Joe Casey is an executive coach who also helps people design their next life after their primary career and create their version of The Multipurpose Retirement.™ He created his own next chapter after a twenty-six-year career at Merrill Lynch, where he was Senior Vice President and Head of HR for Global Markets & Investment Banking. Today, in addition to his work with clients, Joe hosts The Retirement Wisdom Podcast, which thanks to his guests and loyal listeners, ranks in the top 1 % globally in popularity by Listen Notes. Business Insider has recognized him as one of 23 innovative coaches who are making a difference. He’s the author of Win the Retirement Game: How to Outsmart the 9 Forces Trying to Steal Your Joy.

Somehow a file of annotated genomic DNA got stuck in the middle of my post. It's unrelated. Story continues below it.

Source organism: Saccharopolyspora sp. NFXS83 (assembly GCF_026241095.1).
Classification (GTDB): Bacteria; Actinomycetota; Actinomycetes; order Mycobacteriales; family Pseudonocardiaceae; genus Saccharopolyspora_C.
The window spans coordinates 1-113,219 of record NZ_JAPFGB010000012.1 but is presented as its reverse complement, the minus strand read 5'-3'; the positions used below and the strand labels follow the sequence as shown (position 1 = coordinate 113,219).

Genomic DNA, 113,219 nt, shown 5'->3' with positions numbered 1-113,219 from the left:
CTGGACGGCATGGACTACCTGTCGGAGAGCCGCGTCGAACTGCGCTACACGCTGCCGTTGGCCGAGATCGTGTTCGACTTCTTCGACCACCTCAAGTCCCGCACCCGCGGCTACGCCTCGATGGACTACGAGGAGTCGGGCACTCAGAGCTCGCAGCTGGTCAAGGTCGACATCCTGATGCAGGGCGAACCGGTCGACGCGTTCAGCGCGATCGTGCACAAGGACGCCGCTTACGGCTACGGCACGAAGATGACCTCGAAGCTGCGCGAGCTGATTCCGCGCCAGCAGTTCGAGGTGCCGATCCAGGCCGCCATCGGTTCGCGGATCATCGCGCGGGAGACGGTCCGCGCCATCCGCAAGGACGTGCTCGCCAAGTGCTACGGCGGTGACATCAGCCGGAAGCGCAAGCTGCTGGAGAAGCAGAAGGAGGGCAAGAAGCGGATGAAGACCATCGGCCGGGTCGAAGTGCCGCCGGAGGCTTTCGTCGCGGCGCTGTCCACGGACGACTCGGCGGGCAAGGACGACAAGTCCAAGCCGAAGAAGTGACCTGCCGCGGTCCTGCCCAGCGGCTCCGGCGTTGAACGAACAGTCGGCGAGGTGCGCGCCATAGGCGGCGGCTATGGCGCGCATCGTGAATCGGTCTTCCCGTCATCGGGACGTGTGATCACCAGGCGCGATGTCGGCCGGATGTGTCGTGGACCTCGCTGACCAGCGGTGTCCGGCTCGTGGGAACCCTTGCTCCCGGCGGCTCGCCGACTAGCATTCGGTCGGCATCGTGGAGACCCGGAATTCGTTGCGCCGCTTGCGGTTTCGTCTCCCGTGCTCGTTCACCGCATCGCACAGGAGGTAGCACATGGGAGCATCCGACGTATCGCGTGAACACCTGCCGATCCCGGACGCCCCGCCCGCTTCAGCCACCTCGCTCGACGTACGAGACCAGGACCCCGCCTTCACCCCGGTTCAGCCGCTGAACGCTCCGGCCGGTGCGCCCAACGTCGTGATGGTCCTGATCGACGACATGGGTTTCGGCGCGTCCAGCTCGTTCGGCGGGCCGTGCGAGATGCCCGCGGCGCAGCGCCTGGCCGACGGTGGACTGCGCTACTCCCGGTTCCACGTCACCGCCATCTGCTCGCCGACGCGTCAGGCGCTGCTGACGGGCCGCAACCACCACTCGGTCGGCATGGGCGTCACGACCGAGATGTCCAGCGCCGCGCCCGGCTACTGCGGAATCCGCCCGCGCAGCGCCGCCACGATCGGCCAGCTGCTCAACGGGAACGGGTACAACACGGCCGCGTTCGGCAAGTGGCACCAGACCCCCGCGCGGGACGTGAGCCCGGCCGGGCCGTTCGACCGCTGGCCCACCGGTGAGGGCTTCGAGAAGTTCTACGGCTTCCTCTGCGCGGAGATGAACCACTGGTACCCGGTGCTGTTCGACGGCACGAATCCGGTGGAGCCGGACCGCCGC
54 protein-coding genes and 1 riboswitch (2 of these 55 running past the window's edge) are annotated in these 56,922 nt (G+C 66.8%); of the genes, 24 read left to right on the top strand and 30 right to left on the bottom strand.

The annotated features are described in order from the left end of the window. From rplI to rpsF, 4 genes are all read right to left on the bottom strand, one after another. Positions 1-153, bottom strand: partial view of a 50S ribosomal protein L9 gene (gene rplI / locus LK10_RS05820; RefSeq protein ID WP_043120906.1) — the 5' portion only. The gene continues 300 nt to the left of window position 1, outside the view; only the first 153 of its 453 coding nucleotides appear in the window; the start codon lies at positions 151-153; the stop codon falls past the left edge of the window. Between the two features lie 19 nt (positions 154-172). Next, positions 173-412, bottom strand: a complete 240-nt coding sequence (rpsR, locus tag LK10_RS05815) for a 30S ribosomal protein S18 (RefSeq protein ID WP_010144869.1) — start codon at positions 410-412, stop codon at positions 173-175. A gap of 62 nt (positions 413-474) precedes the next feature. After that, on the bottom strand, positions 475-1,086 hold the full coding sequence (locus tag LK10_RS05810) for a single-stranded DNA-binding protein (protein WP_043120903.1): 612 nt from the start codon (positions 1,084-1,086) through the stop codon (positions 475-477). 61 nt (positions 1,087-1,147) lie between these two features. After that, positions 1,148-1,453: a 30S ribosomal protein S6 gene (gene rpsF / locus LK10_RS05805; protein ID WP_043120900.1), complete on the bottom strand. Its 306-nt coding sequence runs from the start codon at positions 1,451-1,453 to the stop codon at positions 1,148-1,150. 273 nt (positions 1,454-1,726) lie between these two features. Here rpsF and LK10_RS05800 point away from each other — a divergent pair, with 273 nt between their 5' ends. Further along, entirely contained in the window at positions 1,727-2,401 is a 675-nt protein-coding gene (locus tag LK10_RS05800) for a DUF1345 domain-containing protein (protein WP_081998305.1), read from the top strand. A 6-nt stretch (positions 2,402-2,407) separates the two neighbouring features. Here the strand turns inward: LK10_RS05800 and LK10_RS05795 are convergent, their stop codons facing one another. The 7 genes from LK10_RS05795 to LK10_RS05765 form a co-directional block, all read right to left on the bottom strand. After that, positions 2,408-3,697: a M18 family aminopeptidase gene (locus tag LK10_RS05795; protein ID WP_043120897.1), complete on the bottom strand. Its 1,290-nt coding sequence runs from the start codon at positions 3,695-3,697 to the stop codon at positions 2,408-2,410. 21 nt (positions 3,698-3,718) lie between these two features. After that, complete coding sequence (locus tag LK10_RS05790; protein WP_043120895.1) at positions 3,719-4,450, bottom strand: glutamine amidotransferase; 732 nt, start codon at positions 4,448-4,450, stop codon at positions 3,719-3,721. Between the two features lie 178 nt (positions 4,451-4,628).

The views and opinions expressed by guests on The Retirement Wisdom Podcast are those of the guests and do not necessarily reflect the opinions of the host, or of Retirement Wisdom, LLC. The Retirement Wisdom Podcast covers the non-financial aspects of retirement. From time to time we may invite guests who discuss other aspects of retirement planning, solely for educational purposes, not advice. Listeners are advised to consult qualified financial and/or medical professionals on those matters.